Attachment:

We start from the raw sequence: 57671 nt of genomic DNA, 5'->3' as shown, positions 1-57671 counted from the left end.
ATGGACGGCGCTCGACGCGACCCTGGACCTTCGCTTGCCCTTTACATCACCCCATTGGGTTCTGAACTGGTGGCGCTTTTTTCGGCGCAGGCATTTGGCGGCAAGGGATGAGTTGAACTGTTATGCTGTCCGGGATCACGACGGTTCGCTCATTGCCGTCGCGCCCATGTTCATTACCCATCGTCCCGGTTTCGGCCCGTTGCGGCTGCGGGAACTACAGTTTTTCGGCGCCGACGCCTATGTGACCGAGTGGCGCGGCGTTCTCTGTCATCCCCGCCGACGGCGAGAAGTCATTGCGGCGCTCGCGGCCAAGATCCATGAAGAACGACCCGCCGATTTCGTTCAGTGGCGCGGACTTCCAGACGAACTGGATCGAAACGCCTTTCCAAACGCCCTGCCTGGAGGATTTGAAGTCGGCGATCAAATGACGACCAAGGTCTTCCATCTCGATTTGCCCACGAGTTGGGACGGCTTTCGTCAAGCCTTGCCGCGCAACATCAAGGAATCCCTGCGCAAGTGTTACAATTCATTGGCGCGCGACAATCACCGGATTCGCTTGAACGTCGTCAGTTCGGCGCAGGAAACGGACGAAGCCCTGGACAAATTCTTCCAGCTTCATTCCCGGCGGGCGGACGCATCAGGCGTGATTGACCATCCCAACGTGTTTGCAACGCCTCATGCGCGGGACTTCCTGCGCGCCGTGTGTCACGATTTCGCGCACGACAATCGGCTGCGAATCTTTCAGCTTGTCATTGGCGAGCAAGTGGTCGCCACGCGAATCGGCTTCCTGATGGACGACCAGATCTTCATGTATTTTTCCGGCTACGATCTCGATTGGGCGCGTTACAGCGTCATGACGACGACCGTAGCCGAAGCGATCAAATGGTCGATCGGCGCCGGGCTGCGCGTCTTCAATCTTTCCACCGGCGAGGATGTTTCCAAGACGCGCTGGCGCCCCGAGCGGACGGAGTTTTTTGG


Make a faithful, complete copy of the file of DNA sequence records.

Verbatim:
We start from the raw sequence: 57671 nt of genomic DNA, 5'->3' as shown, positions 1-57671 counted from the left end.
ATGGACGGCGCTCGACGCGACCCTGGACCTTCGCTTGCCCTTTACATCACCCCATTGGGTTCTGAACTGGTGGCGCTTTTTTCGGCGCAGGCATTTGGCGGCAAGGGATGAGTTGAACTGTTATGCTGTCCGGGATCACGACGGTTCGCTCATTGCCGTCGCGCCCATGTTCATTACCCATCGTCCCGGTTTCGGCCCGTTGCGGCTGCGGGAACTACAGTTTTTCGGCGCCGACGCCTATGTGACCGAGTGGCGCGGCGTTCTCTGTCATCCCCGCCGACGGCGAGAAGTCATTGCGGCGCTCGCGGCCAAGATCCATGAAGAACGACCCGCCGATTTCGTTCAGTGGCGCGGACTTCCAGACGAACTGGATCGAAACGCCTTTCCAAACGCCCTGCCTGGAGGATTTGAAGTCGGCGATCAAATGACGACCAAGGTCTTCCATCTCGATTTGCCCACGAGTTGGGACGGCTTTCGTCAAGCCTTGCCGCGCAACATCAAGGAATCCCTGCGCAAGTGTTACAATTCATTGGCGCGCGACAATCACCGGATTCGCTTGAACGTCGTCAGTTCGGCGCAGGAAACGGACGAAGCCCTGGACAAATTCTTCCAGCTTCATTCCCGGCGGGCGGACGCATCAGGCGTGATTGACCATCCCAACGTGTTTGCAACGCCTCATGCGCGGGACTTCCTGCGCGCCGTGTGTCACGATTTCGCGCACGACAATCGGCTGCGAATCTTTCAGCTTGTCATTGGCGAGCAAGTGGTCGCCACGCGAATCGGCTTCCTGATGGACGACCAGATCTTCATGTATTTTTCCGGCTACGATCTCGATTGGGCGCGTTACAGCGTCATGACGACGACCGTAGCCGAAGCGATCAAATGGTCGATCGGCGCCGGGCTGCGCGTCTTCAATCTTTCCACCGGCGAGGATGTTTCCAAGACGCGCTGGCGCCCCGAGCGGACGGAGTTTTTTGG